The April 2021 Position Report was released Tuesday, May 11th. In a year full of record setting reports, this might be the strongest we have seen to date.
The year-to-date crop receipts are now 3,098,039,651 pounds, which is 22.26% ahead of last April. The total crop receipts increased by 4.67 million pounds last month. Deliveries will continue to trickle in over the next couple of months and we should end up with a final crop size a little over 3.1 billion pounds.
Total shipments for the month were 249.91 million pounds, this is an increase of 37.9% when compared to last year’s 181.19 million pounds. This is the new shipment record for April and the largest year to year increase of the season. Export shipments were 179.84 million pounds, which is up 73.8% from last year. Domestic shipments failed to set a shipping record for the second month in a row at 70.07 million pounds, down 9.8% from last April. While domestic shipments did not set a record, we must remember that last March & April was the onset of COVID-19 and at that time we saw a huge demand increase when people started hoarding shelf goods because of the lockdown. As we look back through the history of domestic shipments 70 million pounds is a good month by normal standards.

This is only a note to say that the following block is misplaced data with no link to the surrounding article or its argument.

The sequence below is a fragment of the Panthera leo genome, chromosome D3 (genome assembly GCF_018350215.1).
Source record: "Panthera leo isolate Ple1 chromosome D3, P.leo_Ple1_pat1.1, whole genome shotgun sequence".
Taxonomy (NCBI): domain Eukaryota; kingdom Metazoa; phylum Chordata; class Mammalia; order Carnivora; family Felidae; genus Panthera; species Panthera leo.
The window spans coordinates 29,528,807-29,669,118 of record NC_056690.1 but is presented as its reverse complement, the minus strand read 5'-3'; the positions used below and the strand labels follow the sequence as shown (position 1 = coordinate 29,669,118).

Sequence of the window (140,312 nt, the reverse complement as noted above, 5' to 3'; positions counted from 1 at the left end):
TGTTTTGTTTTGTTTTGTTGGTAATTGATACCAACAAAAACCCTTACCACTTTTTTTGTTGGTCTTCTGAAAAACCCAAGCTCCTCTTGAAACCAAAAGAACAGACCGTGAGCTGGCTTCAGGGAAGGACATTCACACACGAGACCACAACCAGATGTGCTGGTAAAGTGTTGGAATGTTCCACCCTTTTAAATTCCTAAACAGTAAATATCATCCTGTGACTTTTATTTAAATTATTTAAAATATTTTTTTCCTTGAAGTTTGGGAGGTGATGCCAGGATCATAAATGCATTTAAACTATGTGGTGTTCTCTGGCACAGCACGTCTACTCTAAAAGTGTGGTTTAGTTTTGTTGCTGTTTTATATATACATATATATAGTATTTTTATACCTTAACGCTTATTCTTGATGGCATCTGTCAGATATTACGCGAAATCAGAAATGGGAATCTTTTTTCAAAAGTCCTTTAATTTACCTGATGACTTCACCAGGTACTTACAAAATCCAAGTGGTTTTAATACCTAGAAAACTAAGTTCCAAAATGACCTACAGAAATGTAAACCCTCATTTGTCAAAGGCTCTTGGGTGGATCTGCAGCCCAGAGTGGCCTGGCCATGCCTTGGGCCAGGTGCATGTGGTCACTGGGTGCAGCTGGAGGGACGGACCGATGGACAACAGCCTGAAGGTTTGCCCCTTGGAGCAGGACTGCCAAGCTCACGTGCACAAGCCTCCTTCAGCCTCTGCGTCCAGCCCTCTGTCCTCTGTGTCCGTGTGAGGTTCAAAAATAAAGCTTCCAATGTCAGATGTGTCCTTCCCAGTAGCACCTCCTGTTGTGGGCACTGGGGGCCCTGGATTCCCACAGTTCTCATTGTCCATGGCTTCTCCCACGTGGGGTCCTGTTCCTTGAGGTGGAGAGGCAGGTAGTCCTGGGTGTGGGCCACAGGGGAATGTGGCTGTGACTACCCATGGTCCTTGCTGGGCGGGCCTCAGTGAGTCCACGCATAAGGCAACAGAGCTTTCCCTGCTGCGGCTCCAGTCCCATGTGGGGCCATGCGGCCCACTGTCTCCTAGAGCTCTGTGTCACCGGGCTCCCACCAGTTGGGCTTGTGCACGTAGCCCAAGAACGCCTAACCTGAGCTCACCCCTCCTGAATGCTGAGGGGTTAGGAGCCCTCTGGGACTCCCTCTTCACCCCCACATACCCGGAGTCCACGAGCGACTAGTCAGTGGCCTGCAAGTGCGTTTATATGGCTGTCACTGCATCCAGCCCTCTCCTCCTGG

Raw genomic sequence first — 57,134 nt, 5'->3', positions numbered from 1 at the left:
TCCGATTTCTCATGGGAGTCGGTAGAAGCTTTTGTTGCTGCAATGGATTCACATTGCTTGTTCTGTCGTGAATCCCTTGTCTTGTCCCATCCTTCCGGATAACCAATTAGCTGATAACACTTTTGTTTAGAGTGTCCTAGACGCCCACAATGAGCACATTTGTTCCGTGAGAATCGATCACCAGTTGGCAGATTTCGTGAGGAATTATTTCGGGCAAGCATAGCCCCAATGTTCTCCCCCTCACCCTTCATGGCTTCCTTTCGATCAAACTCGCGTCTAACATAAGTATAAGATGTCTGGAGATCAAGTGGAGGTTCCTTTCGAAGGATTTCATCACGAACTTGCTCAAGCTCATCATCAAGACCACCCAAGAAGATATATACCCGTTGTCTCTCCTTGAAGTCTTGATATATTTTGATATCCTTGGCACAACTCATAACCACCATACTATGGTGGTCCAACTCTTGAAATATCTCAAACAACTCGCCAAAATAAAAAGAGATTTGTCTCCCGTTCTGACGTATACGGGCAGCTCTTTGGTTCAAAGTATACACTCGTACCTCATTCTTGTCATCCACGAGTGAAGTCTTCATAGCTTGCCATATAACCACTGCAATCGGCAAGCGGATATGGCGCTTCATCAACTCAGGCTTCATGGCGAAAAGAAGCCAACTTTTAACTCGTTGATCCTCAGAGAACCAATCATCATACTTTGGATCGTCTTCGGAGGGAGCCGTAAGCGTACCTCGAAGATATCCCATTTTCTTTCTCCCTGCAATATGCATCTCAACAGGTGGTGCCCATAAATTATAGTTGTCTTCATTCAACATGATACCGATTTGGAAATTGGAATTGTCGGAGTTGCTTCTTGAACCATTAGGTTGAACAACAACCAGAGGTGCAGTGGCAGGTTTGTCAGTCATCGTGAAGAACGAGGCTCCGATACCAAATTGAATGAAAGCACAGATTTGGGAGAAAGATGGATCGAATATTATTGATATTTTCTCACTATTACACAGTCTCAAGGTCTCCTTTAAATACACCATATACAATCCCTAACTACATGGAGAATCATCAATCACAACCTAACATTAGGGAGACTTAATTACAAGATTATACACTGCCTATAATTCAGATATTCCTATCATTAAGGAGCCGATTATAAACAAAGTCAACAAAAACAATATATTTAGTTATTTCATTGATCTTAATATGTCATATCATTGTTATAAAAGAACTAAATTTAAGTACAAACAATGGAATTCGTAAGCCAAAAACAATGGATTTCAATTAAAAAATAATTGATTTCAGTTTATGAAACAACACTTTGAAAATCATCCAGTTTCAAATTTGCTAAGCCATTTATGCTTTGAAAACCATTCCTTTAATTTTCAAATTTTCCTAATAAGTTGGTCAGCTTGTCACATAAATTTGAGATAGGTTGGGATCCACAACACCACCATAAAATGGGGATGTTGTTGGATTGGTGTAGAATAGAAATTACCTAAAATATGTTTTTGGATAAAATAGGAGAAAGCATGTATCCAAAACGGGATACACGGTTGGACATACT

New sales for the month were 163 million pounds. The market felt relatively quiet in April, but we saw a respectable increase when compared to last year’s 125 million pounds. This brings the total 2020 crop sold percentage (including carry-in) to 84.7% based on a 3.1-billion-pound crop. The industry is now at the exact same sold position as this time last year.
The outstanding sales and shipments over the last few months have continued to chip away at the estimated carryout number. The latest estimates are now hovering around 650 million pounds, we will see if this number continues to shrink as the year comes to an end.
All the wonderful news that this report brought, and the leverage gained by California Growers & Processors was short lived. Wednesday, May 12th the 2021 USDA Subjective estimate was released with a crop size of 3.2 billion pounds. This was significantly larger than previous industry estimates ranging between 2.8 and 2.95 billion pounds. Most in the industry disagree with the 3.2 billion pound estimate and feel it is grossly inflated. Buyers on the other hand agree with the 3.2 billion since it plays into their favor. Regardless of who is right and who if wrong this is the reality we must live with until the Objective estimate comes out in early July.
Prices have already started to drop due to the estimate. Pricing for 2020 crop has come down $0.05 per pound and new crop pricing went from having a premium to dropping below current crop prices. Sales should remain slow into next week when the back-and-forth debates between buyers and sellers allow the price to settle down in a stable spot.